When I saw J.J. Abrams' "Star Trek" in 2009, I thought it was okay. The plot wasn't perfect, but it was serviceable. The same cannot be said for Star Trek: Into Darkness. The popularity of this movie can only be attributed to what I call "Twilight Syndrome," in which fans of a series believe that including complex story elements and tie-ins to the series lexicon automatically makes a movie good. This is entirely untrue.
First of all, I don't think I'm spoiling anything by saying that the main villain is Khan; I'm pretty sure every Star Trek fan figured this out from the first trailer in December. If you've seen the movie, though, you'll be able to follow why I think this was a bad idea. First is this:
Star Trek: Into Darkness does not establish Khan as a character.
It's supposed to be a big reveal when Khan reveals his true identity in the middle of the film. This fails to achieve the desired reaction from the audience for two reasons:
- Abrams sprinkled too many clues for a fan of the Original Series to be surprised. Quite a lot of us knew that this was Khan going into the film, and no attempts were made to throw us off of the scent to preserve the surprise.
- Khan's revelation means nothing to first-time fans of these movies. No attempt is ever made within the film to explain who Khan even is. He mentions his own savagery, but the closest thing we get to a backstory about him comes from Khan himself, and he makes himself out to be a good guy who will do evil things to protect those he loves. That's fine, but Khan adds nothing to that role. We get Old Spock to hint that Khan was quite a pain to take down, but his phrasing is so vague it requires having seen Star Trek 2: Wrath of Khan to even know what he's talking about, and in fact doesn't tell us anything about Khan the movie didn't tell on its own. We already know Khan does terrible things, we watched him commit two terrorist attacks in the beginning of the film! We already know Khan's a tough cookie, we watched him mow down dozens upon dozens of Klingon warriors and patrol ships on his own! Don't tell us what we already know!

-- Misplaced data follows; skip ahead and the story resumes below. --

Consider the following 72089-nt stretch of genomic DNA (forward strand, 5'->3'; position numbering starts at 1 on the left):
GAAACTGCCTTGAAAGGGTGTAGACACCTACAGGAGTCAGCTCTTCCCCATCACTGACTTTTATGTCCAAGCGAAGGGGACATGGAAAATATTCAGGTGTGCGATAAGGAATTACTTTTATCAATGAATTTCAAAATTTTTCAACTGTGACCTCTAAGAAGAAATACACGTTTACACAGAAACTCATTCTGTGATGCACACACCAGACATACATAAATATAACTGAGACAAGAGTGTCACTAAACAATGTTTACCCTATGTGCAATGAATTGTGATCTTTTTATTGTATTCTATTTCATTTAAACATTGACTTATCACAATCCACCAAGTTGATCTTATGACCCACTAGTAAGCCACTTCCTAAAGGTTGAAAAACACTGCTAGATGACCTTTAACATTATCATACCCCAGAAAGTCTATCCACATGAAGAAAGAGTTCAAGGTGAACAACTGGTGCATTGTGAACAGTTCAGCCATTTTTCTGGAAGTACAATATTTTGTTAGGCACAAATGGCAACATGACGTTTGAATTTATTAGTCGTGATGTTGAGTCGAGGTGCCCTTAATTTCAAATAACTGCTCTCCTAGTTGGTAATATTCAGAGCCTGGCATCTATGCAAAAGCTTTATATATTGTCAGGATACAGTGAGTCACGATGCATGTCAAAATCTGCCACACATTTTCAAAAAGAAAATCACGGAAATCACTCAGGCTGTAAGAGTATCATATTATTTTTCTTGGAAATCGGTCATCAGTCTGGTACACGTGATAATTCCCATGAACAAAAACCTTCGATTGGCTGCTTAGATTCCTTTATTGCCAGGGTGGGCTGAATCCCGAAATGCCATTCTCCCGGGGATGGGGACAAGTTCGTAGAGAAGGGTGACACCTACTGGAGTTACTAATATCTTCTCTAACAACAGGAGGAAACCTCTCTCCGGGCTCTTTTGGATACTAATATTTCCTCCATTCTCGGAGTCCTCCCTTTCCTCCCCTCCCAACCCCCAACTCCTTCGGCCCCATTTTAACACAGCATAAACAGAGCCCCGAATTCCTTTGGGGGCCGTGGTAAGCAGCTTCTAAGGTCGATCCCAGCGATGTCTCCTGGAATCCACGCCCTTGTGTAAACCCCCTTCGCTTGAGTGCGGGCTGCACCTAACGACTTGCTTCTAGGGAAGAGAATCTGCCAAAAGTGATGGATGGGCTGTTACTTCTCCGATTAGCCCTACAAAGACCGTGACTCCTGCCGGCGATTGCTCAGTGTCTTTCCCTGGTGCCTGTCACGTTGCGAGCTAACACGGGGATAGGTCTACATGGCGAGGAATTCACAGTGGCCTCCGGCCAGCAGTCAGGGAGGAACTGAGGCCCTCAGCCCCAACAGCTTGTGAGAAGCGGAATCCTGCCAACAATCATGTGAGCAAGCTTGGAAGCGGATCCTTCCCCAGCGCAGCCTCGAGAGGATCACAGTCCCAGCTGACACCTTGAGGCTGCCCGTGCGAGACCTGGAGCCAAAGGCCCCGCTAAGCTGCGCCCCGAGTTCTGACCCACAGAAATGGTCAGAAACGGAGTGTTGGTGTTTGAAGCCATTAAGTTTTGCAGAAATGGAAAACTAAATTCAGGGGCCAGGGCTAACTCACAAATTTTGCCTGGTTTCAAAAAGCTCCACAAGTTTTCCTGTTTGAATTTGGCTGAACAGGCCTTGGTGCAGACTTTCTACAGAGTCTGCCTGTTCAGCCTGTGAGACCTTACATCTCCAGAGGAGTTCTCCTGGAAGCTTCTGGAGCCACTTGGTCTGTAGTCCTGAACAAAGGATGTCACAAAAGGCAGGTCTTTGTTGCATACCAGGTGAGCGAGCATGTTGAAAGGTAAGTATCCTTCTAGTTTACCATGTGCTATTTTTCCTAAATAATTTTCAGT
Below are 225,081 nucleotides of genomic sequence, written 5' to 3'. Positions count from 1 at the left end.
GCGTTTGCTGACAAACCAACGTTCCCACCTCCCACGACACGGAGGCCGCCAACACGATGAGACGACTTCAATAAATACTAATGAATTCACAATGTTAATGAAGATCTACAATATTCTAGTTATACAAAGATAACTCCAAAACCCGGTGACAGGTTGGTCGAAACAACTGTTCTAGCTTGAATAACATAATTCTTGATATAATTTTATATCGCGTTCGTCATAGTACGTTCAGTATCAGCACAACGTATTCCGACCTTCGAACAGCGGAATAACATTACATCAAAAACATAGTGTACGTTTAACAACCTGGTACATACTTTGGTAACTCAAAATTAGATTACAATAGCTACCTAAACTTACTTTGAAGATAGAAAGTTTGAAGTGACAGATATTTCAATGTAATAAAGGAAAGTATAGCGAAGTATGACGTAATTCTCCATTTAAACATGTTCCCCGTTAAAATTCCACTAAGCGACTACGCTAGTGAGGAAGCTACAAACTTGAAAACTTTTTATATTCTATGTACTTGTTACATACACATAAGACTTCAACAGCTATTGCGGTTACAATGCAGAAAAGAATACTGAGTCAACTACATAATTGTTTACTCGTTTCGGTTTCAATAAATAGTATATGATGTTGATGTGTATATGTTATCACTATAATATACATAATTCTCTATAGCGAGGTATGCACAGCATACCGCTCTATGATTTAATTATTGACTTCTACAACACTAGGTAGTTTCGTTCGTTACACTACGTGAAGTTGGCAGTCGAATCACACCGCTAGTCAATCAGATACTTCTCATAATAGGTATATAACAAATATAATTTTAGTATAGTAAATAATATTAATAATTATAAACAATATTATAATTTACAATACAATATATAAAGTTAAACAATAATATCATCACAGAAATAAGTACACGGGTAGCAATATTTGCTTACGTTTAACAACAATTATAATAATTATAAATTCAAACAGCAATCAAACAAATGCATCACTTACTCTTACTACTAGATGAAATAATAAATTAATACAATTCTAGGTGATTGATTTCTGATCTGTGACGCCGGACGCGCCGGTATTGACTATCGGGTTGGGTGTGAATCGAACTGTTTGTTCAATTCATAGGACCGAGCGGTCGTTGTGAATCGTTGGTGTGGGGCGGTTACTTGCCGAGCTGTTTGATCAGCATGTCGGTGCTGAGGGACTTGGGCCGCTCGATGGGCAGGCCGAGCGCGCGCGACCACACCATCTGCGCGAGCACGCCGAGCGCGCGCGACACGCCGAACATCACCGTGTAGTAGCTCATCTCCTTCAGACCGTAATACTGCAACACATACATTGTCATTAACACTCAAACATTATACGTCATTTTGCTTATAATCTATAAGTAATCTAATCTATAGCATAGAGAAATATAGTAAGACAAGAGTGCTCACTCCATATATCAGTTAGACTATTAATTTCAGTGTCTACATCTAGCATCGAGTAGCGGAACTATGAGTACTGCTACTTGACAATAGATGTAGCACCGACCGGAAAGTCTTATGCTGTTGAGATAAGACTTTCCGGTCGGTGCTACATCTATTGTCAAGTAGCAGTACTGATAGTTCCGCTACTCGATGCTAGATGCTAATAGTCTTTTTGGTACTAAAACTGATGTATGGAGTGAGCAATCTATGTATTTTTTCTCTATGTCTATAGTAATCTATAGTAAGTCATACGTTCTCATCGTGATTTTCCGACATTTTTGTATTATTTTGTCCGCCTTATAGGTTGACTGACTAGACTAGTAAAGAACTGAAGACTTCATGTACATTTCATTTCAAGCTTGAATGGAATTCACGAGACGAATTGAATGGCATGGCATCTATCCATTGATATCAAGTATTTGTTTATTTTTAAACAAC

Khan is not crucial to the story.
As a result of not characterizing him, the question becomes: does this really need to be Khan? Yes and no: you definitely needed the crew of the S.S. Botany Bay for most of this plot to work. The problem is, I don't think Khan himself was needed; Admiral Marcus could have easily woken up any other crewmember and gotten the exact same results. Appreciating Khan's significance already requires knowledge of his prior appearances, yet Khan himself exhibits no personality traits in common with his counterpart in Star Trek 2 that those fans can fall back on. If he had continued to go by the name "Harrison" for the rest of the film, I would have noticed similarities to Khan's storyline for sure, but not to Khan himself.
Admiral Marcus was a more threatening villain.
As much as Khan's devotion to his crew is supposed to mirror and oppose Kirk's own devotion, Khan really doesn't threaten that balance very much. When the Enterprise gets the ever-loving piss kicked out of it, it's done by Marcus and his Star Destroyer. Khan doesn't really fight Kirk until after Marcus is defeated, and when he starts beating the tar out of the Enterprise with the Star Destroyer again the audience has already lost all sense of peril. (Though that's partly because Khan was too dumb to notice that he had beamed armed nukes into the belly of the ship.) Khan actually causes none of the damage leading to Kirk's "sacrifice," and in the end is less threatening as a main villain than Admiral Marcus was as a side villain. In fact despite being the weaker story, just having this film focus on Marcus' story and scrapping Khan would have worked better. Everything Khan does could be accomplished by a rogue Section 31 agent (which is actually mentioned but never used in the story) who disagrees with Marcus' policies. The needed metaphor and comparison for Kirk's self-realization in this film could easily be accomplished by either this character or by Marcus himself; the film as it is already has Carol Marcus, his daughter, as a way for such a plotline to go forward. For all its preaching about devotion to one's crew this film is really about Kirk's and Spock's relationship, and making it more personal in this fashion would actually drive the message home better than Khan's story arc did.